Struggling cinema operators are looking for a strong opening weekend from Avatar: The Way of Water, the sequel to the highest-grossing film of all time, to help salvage another difficult year for the industry.
The Way of Water, filmed in 3D and clocking in at more than three hours, opens on Friday and is expected to gross $150mn at the North American box office this weekend.
The animated film, directed by James Cameron, is hitting screens around the world as cinemas suffer from a dearth of films — and customers. Only five wide-release films will open in December, usually a busy month when studios launch a mix of holiday fare, potential blockbusters and contenders for awards.
“There’s not as many movies this year as is traditional,” said Paul Dergarabedian, senior analyst at Comscore, who believes that this is a hangover from the coronavirus pandemic-induced production delays. In all, 2022 will end with 40 fewer films being released than in 2019.
The Way of Water is expected to gross almost $650mn in the US and $930mn overseas, according to projections by box office forecaster Cinelytic. However, even if it performs as well as expected, the North American box office is estimated to end the year with $7.3bn in total sales, down sharply from pre-pandemic levels of about $11bn.
There have been some bright spots at the box office: Wakanda Forever, the sequel to 2018’s Black Panther, is closing in on $800mn worldwide, and Top Gun: Maverick has grossed more than $1bn worldwide.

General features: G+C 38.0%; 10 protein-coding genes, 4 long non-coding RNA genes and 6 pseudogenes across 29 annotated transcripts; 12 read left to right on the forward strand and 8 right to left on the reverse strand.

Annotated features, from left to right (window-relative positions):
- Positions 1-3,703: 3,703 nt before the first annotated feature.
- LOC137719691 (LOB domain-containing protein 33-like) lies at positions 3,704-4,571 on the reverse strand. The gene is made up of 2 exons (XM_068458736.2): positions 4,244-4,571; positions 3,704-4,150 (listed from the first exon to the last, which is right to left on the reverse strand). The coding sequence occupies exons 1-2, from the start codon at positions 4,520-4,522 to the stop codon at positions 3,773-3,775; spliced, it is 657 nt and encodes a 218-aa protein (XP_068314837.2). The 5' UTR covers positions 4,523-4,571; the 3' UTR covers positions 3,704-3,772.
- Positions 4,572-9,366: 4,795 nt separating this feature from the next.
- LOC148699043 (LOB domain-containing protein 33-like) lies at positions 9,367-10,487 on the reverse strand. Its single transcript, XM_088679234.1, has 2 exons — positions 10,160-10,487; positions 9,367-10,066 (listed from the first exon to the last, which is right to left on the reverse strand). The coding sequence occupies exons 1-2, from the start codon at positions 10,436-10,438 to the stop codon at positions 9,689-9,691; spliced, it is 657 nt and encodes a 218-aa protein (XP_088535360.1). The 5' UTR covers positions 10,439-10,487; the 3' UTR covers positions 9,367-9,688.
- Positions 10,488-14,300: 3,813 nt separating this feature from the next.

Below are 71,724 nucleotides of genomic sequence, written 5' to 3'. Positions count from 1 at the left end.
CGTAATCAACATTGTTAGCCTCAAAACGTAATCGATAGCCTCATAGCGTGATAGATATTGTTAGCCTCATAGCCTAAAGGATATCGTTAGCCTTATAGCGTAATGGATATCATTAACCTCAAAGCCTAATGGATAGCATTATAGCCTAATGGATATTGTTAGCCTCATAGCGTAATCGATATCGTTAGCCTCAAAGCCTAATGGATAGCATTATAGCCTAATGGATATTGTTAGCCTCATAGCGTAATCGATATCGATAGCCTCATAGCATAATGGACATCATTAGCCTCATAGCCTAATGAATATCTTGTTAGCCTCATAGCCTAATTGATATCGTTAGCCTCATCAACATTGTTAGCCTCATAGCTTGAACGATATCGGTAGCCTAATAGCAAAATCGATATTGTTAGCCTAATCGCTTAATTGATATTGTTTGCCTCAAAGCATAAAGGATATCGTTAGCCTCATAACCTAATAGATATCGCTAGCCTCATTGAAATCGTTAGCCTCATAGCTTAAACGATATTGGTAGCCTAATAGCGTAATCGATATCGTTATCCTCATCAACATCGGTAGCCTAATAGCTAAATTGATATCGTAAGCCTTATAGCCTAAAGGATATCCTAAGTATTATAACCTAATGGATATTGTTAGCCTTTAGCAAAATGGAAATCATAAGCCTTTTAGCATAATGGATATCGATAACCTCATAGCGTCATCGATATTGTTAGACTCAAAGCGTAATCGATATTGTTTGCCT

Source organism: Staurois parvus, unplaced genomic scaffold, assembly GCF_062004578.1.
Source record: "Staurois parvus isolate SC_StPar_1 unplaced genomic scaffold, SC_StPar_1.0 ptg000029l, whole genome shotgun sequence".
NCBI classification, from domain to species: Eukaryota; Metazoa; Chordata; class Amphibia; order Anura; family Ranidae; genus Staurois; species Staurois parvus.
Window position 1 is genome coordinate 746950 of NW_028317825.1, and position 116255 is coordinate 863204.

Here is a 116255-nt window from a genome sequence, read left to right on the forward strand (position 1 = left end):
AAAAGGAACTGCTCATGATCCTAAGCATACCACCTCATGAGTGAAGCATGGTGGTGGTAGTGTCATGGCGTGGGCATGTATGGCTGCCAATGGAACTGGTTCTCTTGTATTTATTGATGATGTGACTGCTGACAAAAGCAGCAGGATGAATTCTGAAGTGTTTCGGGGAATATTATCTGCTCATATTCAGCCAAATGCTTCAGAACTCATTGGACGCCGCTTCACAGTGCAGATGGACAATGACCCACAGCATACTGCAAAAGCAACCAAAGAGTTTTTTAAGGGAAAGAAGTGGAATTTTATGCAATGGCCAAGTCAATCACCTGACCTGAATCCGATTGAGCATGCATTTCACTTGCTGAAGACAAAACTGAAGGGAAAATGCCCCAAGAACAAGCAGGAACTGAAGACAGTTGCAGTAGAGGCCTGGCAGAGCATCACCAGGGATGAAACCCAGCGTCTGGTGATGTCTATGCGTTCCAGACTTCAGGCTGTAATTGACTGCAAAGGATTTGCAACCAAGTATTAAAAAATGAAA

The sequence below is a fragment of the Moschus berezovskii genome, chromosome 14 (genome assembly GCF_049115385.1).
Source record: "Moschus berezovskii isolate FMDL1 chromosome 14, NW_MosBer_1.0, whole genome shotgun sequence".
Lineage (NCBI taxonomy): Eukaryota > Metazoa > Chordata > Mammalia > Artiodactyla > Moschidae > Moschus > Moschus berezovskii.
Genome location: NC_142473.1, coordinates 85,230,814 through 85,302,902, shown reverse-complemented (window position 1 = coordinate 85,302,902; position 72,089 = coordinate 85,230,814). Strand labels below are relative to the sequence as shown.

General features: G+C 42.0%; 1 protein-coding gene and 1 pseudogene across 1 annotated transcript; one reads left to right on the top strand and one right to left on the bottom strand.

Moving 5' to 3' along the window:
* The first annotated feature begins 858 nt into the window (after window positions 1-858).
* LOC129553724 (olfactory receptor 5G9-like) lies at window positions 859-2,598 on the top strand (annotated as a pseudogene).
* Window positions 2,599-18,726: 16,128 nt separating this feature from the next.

But cinema attendance has dropped off sharply since the end of the summer.
The problem has been the lacklustre performance of films outside of the big franchises. Steven Spielberg’s latest film, The Fabelmans, has underperformed despite good reviews and a marquee director. It has earned less than $10mn at the box office — a poor showing for a film budgeted at $40mn.
“The Academy Award-type movies . . . have struggled this year,” said Chad Beynon, an analyst at Macquarie. The weak performance of mid-tier movies had been a blow to cinema chains such as AMC and Cinemark, he added.
“We need to fill the screens, particularly the US, where there are 40,000 screens,” Beynon said. “You need product — good product — to drive attendance.”
If there is good news for the cinemas, it is that spending on food and beverages on site has risen strongly this year, and operators are encouraged by an uptick in promising film releases in 2023. They include an Ant-Man sequel in February, Creed 3 in March, the final Indiana Jones movie in June and Barbie in July.
“Our audiences are there, we just need movies,” said Tim Richards, chief executive of Vue, Europe’s largest privately owned cinema chain. He said cinemas had been “suffering from a production lag” that would not resolve itself until “the back end of next year”.
Cinema groups may also benefit from the rethink among the big studios about their streaming strategies. Investors have shifted their focus from seeking growth in streaming subscriptions towards profitability — meaning that studios such as Warner Bros are once again emphasising the role of the box office in generating revenue and profits.
“A commitment [from the big studios] back to theatres is something we are hoping for,” said Beynon.